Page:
Last quarter, cinema box office sales were greater in China than in the United States.

A sinkhole opened up on the White House lawn, in front of the press briefing room.

At least 445 billion dollars were lost last year due to cybercrime. Up 30% from just three years ago.

China’s second largest, state-owned bank, offered wealthy clients the opportunity to have dinner with the Donald Trump for $150,000 a ticket.

Two Toronto police officers have been formally charged with eating edibles on duty. The officers were busted back in January when they called for emergency assistance at about 1 a.m. because one of them got stuck in a tree.

A hotel in England finally put an end to a man’s 5-day drug binge when they stopped him while he was carrying a large bag of potatoes up to his room while wearing a bra over his shirt. When asked what he was doing, he responded that he was filling his bathtub with the spuds because, “it felt like the right thing to do at the time.”

Chinese facial-recognition cameras have been working overtime picking out fugitives in the crowds. At a concert one man was picked up when he was leaving a concert. His crime? “Not paying for about $17,000 worth of potatoes he had bought in 2015.”

The DEA has confessed that it raided the wrong house in Tennessee. A father of four says a team busted through the front door, threw flash bangs, knocked pictures off walls, damaged the ceiling and burned holes through clothes and carpet. “I am okay and could have easily been killed just thankful to be alive and my family okay,” he wrote.

Scientists at the Washington Department of Fish and Wildlife have discovered trace elements of the opioid oxycodone present in mussels and other shellfish in the waters off Seattle.

The Journal of Neurosurgery published a paper that finally explained how Michael Jackson was able to lean 45° forward in the Smooth Criminal video.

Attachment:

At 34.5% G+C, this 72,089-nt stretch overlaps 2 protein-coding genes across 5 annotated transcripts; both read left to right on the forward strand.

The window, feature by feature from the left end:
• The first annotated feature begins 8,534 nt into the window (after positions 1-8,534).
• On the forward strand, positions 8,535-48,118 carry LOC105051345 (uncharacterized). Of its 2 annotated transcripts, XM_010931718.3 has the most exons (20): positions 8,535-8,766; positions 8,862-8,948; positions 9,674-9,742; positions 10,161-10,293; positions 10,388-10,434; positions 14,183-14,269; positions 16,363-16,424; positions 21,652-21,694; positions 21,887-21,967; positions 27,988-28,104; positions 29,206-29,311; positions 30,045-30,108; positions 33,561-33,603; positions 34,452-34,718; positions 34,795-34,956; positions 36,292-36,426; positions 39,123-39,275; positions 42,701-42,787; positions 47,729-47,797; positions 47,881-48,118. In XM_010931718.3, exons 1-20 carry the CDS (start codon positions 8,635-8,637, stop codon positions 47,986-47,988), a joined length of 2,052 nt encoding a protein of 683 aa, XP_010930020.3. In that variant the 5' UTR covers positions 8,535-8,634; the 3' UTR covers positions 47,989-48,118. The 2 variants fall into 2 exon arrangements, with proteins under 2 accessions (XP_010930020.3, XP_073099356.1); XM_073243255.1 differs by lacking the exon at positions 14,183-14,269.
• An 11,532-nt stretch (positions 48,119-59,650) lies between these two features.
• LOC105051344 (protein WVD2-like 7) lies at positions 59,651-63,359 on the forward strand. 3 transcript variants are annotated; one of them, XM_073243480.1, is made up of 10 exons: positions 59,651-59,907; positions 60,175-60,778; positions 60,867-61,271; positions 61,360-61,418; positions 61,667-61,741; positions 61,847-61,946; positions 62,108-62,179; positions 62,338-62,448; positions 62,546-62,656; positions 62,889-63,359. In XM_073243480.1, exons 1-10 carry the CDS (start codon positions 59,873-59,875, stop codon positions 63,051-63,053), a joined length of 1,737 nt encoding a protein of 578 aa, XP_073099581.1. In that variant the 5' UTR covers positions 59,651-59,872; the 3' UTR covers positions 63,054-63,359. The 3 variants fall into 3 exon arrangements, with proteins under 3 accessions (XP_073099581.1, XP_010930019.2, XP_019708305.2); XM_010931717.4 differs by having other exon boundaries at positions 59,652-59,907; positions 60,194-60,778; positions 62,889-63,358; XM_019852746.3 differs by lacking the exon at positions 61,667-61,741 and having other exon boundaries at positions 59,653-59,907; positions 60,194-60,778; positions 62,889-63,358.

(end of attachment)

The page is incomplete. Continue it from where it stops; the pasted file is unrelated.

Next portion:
Photo credit: The Shark from the 1975 Spielberg film ‘Jaws’ (via Reddit)

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Robin Williams – little spark of madness

How did I make it this far without ever hearing this Robin Williams bit? I really miss him. The world is a darker place without him.

You got to be crazy,
It’s too late to be sane, too late
You got to go full-tilt bozo
Cause, you’re only given a little spark of madness
If you lose that, you’re nothing
Don’t ever lose that cause it keeps you alive.

The week that was, Royal Wedding edition

The United Kingdom will shut down this weekend for the Royal Wedding. Punters are betting on everything with 2:1 odds that the queen will be wearing a blue hat while the appearance of a white hat is a long 33:1.

While doing research for the wedding, a staff writer for The New Yorker discovered that Her Majesty The Queen, “owns all porpoises, whales, sturgeon, and dolphins that pass within three miles of Britain’s shores.”

Sweden is well on its way to becoming a cashless society. Fewer than half of Swedish banks keep any cash on hand. In other news, thousands of Swedes are implanting microchips under their skin to save having to carry around ID cards.

The city of Chicago is selling more than 3,200 vacant lots on the city’s South and West sides for just $1 each.

A robotic dragon burst into flames during a parade at Disney World. On-lookers, unaware of the calamity, thought the pyrotechnics were all part of the act.

West Japan Railways issued a statement after one of its trains mistakenly departed a station 25 seconds early. The company spokesman said the incident was, “truly inexcusable.”

A family in China was dismayed to discover that their adopted pet dog with a ravenous appetite was, in fact, a bear.

Watching Westworld? UCLA neuroscientists reported Monday that they have transferred a memory from one animal to another via injections of RNA.

A member of the House Committee on Science, Space and Technology skeptical about climate change suggested that perhaps the sea level was rising because of “rocks” in the ocean.

The Michigan Department of Natural Resources is using doughnuts and bacon to lure black bears into an enclosure where they can get a sample of their fur.

Boeing predicts that over the next two decades China will need 110,000 new pilots. To this end, China is buying up flight-instruction schools in the US, Europe, Australia and Canada.

Xia Boyu, a Chinese climber who lost both legs climbing Everest over 40 years ago, successfully summited the mountain at the age of 69.